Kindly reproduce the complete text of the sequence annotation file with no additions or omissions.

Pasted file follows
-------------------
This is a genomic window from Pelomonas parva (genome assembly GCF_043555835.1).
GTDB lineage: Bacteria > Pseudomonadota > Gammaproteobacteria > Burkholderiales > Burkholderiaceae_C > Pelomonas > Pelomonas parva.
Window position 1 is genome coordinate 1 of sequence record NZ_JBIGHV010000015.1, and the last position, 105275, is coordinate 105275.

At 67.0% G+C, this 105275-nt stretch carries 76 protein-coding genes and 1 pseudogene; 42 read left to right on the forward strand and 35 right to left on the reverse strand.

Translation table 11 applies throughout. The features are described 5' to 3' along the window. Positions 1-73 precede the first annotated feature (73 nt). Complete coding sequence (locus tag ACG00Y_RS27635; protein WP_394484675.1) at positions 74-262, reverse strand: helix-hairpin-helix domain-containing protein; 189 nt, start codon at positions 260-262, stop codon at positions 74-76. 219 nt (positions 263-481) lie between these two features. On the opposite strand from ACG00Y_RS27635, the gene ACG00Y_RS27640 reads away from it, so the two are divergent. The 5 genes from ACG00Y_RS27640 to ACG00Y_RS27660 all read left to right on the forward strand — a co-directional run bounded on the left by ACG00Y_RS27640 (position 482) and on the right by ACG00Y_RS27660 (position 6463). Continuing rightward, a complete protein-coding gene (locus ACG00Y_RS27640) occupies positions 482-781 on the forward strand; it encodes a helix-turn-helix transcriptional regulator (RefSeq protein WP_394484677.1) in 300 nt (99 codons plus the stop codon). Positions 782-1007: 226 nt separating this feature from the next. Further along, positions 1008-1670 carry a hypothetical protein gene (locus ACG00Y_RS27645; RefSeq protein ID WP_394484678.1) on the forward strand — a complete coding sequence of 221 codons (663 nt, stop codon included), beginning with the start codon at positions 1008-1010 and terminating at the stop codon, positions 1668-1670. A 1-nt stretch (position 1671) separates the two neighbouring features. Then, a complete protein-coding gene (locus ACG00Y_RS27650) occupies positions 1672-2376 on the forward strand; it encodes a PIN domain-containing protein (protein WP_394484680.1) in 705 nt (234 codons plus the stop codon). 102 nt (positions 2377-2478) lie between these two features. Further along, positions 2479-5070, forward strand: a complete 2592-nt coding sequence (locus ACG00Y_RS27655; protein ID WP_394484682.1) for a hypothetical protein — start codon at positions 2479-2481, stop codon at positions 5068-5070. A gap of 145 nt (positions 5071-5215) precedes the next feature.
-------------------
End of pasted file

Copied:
This is a genomic window from Pelomonas parva (genome assembly GCF_043555835.1).
GTDB lineage: Bacteria > Pseudomonadota > Gammaproteobacteria > Burkholderiales > Burkholderiaceae_C > Pelomonas > Pelomonas parva.
Window position 1 is genome coordinate 1 of sequence record NZ_JBIGHV010000015.1, and the last position, 105275, is coordinate 105275.

At 67.0% G+C, this 105275-nt stretch carries 76 protein-coding genes and 1 pseudogene; 42 read left to right on the forward strand and 35 right to left on the reverse strand.

Translation table 11 applies throughout. The features are described 5' to 3' along the window. Positions 1-73 precede the first annotated feature (73 nt). Complete coding sequence (locus tag ACG00Y_RS27635; protein WP_394484675.1) at positions 74-262, reverse strand: helix-hairpin-helix domain-containing protein; 189 nt, start codon at positions 260-262, stop codon at positions 74-76. 219 nt (positions 263-481) lie between these two features. On the opposite strand from ACG00Y_RS27635, the gene ACG00Y_RS27640 reads away from it, so the two are divergent. The 5 genes from ACG00Y_RS27640 to ACG00Y_RS27660 all read left to right on the forward strand — a co-directional run bounded on the left by ACG00Y_RS27640 (position 482) and on the right by ACG00Y_RS27660 (position 6463). Continuing rightward, a complete protein-coding gene (locus ACG00Y_RS27640) occupies positions 482-781 on the forward strand; it encodes a helix-turn-helix transcriptional regulator (RefSeq protein WP_394484677.1) in 300 nt (99 codons plus the stop codon). Positions 782-1007: 226 nt separating this feature from the next. Further along, positions 1008-1670 carry a hypothetical protein gene (locus ACG00Y_RS27645; RefSeq protein ID WP_394484678.1) on the forward strand — a complete coding sequence of 221 codons (663 nt, stop codon included), beginning with the start codon at positions 1008-1010 and terminating at the stop codon, positions 1668-1670. A 1-nt stretch (position 1671) separates the two neighbouring features. Then, a complete protein-coding gene (locus ACG00Y_RS27650) occupies positions 1672-2376 on the forward strand; it encodes a PIN domain-containing protein (protein WP_394484680.1) in 705 nt (234 codons plus the stop codon). 102 nt (positions 2377-2478) lie between these two features. Further along, positions 2479-5070, forward strand: a complete 2592-nt coding sequence (locus ACG00Y_RS27655; protein ID WP_394484682.1) for a hypothetical protein — start codon at positions 2479-2481, stop codon at positions 5068-5070. A gap of 145 nt (positions 5071-5215) precedes the next feature.